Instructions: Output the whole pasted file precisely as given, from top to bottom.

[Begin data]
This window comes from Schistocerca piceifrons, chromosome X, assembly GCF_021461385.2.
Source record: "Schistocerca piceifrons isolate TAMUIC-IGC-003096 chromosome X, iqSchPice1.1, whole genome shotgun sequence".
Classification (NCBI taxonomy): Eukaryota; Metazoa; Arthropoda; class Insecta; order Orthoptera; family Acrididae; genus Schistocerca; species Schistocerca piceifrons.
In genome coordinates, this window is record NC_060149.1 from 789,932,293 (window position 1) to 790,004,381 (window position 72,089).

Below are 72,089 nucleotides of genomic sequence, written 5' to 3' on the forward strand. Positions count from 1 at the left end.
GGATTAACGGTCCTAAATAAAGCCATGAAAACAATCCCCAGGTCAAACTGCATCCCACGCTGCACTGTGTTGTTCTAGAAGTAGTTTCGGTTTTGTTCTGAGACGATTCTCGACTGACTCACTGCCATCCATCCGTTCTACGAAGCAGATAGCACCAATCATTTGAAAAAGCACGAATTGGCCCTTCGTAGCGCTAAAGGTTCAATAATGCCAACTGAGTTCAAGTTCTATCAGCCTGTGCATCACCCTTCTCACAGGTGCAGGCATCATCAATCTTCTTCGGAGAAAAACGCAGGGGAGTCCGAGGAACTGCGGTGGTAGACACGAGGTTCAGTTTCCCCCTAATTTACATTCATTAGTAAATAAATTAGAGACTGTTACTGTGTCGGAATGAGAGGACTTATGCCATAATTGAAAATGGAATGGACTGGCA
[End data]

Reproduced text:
This window comes from Schistocerca piceifrons, chromosome X, assembly GCF_021461385.2.
Source record: "Schistocerca piceifrons isolate TAMUIC-IGC-003096 chromosome X, iqSchPice1.1, whole genome shotgun sequence".
Classification (NCBI taxonomy): Eukaryota; Metazoa; Arthropoda; class Insecta; order Orthoptera; family Acrididae; genus Schistocerca; species Schistocerca piceifrons.
In genome coordinates, this window is record NC_060149.1 from 789,932,293 (window position 1) to 790,004,381 (window position 72,089).

Below are 72,089 nucleotides of genomic sequence, written 5' to 3' on the forward strand. Positions count from 1 at the left end.
GGATTAACGGTCCTAAATAAAGCCATGAAAACAATCCCCAGGTCAAACTGCATCCCACGCTGCACTGTGTTGTTCTAGAAGTAGTTTCGGTTTTGTTCTGAGACGATTCTCGACTGACTCACTGCCATCCATCCGTTCTACGAAGCAGATAGCACCAATCATTTGAAAAAGCACGAATTGGCCCTTCGTAGCGCTAAAGGTTCAATAATGCCAACTGAGTTCAAGTTCTATCAGCCTGTGCATCACCCTTCTCACAGGTGCAGGCATCATCAATCTTCTTCGGAGAAAAACGCAGGGGAGTCCGAGGAACTGCGGTGGTAGACACGAGGTTCAGTTTCCCCCTAATTTACATTCATTAGTAAATAAATTAGAGACTGTTACTGTGTCGGAATGAGAGGACTTATGCCATAATTGAAAATGGAATGGACTGGCA